Second, the production technique of a visualization has to be classified in order to distinguish between, for example, photographs, film, computer graphics, drawing, painting, comic-strip, computer animation, or animated cartoon (1a). Different techniques for pre- and postproduction can be applied to each of those visualizations. For instance, techniques related to light, perspective, camera angles, shots and cuts play an important role in producing a film (BORDWELL / THOMPSON 1993). However, the number of different pre- and post-production techniques is very large and thus would go far beyond the scope of the classification system to be developed (for a comprehensive description see BORDWELL / THOMPSON 1993). We do not go into detail with regard to those techniques but simply focus for the purpose of this paper on some general techniques discussed in film research (e.g., BORDWELL / THOMPSON 1993) that can be applied to static images as well. Accordingly, some broad features of the visualization with regard to light, camera angles, and shots have to be classified in the questionnaire (1b). Moreover, in the questionnaire the changes between pictures have to be characterized as changes between static visualizations, as camera movements, or as cuts (1c).
Third, another important structural feature of visualizations is the degree of dynamism (1d). Although an overall advantage of dynamic visualizations over static visualizations in the context of learning could be found (HÖFFLER / LEUTNER 2007), there are many gradings within these two extremes. Static visualizations can be depicted as a single static picture or as multiple static pictures, whereby the multiple static pictures can be depicted simultaneously all together on one page or sequentially one after another (IMHOF et al. 2009). Dynamic visualizations can be depicted segmented or continuously (MAYER / CHANDLER 2001) or several dynamic visualizations can be depicted at once (REBETEZ / BÉTRANCOURT 2008). Moreover, static and dynamic presentation formats can be mixed in one visualization (REBETEZ / BÉTRANCOURT 2008). Another important aspect of dynamic visualizations is their complexity (LOWE 1999: 1d). Several objects, moving at the same time, increase the complexity of visualizations. Furthermore, it is important whether the duration of the presentation is determined or not (1d). This aspect is closely related to the interactivity of the visualization.
Fourth, visualizations can entail different forms of interactivity (1e). Schulmeister (2003) identified six different levels of interactivity in his taxonomy for multimedia components. The first level contains only watching visualizations without any possibility to influence them. The second level allows changing the visualization by clicking on it, selecting options, menu items, or hypertext links. At level three, varying the form of the representation becomes possible. Level four includes the manipulation of the content of the visualization by creating new visualizations through newly entered data or variation of given parameters. Constructing a new visualization is a characteristic of level five. Finally, constructing a new visualization and receiving intelligent feedback from the system through manipulative action indicates level six. Mayer and Chandler (2001) showed that minimal amount of interactivity can already lead to better learning outcomes. Moreover, interactivity can enhance the motivation in learning scenarios (e.g., LEVIN et al. 1987; LOWE 2004). We included four aspects of interactivity into the classification system (1e): basic interactivity, influence on the depiction, influence on sequencing (non-linearity), and options for manipulation.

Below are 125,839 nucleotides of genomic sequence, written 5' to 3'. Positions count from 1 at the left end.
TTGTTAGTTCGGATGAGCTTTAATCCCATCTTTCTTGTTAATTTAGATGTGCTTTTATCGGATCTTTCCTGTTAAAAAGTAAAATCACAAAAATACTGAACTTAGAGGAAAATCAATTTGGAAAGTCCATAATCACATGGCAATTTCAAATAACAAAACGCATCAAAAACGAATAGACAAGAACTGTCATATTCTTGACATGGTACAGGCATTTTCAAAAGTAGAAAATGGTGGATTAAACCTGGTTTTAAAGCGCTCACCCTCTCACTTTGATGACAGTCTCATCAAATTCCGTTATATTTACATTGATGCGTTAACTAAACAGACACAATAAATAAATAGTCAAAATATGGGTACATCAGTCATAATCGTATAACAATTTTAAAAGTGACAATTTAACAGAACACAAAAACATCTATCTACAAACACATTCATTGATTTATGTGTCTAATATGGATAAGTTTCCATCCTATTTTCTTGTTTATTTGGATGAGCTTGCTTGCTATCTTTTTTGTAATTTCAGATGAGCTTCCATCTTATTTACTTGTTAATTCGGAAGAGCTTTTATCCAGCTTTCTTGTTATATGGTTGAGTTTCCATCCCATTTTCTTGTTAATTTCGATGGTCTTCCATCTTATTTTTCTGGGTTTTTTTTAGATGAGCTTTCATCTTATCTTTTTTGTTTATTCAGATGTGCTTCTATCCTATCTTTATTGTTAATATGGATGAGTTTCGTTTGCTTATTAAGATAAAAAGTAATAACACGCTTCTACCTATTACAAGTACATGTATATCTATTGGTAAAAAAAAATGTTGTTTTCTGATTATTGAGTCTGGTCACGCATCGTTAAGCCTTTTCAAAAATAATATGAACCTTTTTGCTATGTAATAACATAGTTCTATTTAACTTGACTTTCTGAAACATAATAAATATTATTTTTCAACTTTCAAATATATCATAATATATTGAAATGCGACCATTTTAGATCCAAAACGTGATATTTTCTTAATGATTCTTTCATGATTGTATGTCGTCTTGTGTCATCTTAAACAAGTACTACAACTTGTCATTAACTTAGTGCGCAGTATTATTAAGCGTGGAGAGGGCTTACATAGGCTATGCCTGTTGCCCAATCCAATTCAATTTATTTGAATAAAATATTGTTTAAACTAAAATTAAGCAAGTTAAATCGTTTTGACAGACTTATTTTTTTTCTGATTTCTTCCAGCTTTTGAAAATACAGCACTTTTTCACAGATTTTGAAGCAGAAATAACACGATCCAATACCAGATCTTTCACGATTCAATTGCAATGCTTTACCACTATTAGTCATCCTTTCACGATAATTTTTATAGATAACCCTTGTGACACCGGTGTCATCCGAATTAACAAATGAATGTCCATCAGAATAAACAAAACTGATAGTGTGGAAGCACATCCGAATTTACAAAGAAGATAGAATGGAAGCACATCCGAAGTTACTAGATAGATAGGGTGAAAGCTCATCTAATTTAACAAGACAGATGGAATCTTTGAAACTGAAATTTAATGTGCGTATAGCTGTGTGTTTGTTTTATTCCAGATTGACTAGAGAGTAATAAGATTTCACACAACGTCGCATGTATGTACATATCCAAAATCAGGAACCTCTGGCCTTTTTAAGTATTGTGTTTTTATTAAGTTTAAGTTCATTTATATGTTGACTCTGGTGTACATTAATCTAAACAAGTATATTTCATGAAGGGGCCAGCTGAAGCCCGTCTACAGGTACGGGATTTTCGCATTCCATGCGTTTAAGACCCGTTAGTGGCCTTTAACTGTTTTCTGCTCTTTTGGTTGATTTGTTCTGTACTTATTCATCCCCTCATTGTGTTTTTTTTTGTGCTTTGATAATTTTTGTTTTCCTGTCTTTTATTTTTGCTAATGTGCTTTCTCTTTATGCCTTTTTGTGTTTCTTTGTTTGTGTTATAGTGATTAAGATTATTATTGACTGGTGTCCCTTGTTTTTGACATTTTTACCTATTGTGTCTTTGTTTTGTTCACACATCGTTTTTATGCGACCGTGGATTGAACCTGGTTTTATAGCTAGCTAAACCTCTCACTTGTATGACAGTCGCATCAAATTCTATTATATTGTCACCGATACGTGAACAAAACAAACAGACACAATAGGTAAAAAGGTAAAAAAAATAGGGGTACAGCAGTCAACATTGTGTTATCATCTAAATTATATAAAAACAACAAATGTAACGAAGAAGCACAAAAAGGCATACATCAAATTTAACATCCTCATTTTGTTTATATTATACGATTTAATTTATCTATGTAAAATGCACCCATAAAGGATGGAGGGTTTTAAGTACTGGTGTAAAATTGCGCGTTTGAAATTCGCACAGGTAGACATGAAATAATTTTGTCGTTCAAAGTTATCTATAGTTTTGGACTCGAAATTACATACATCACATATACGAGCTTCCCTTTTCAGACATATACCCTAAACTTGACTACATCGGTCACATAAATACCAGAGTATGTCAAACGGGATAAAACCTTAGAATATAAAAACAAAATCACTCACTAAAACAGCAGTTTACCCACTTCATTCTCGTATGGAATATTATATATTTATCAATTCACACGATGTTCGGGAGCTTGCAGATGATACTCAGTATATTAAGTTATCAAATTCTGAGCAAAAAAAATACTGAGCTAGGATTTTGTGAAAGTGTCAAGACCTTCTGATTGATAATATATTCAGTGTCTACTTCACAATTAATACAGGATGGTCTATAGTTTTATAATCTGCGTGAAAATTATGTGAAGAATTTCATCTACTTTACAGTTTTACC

Fifth, visualizations are often accompanied by text (written or spoken; MAYER 2005; SWELLER et al. 1998: 1f), additional audio (e.g., film music; 1g) or noises (e.g., telephone ringing; 1g). There is a substantial body of research on the combination of visualizations and text. In order to remain within the scope of this article, we will not go into detail with regard to this topic, because we are mostly concerned with the visualization itself as a single representation. For further reading, research within the framework of CLT (SWELLER et al. 1998) and CTML (MAYER 2005) should be consulted. In the questionnaire the text modality, text type, and the language (1f) as well as the type of music and noises (1g) have to be indicated.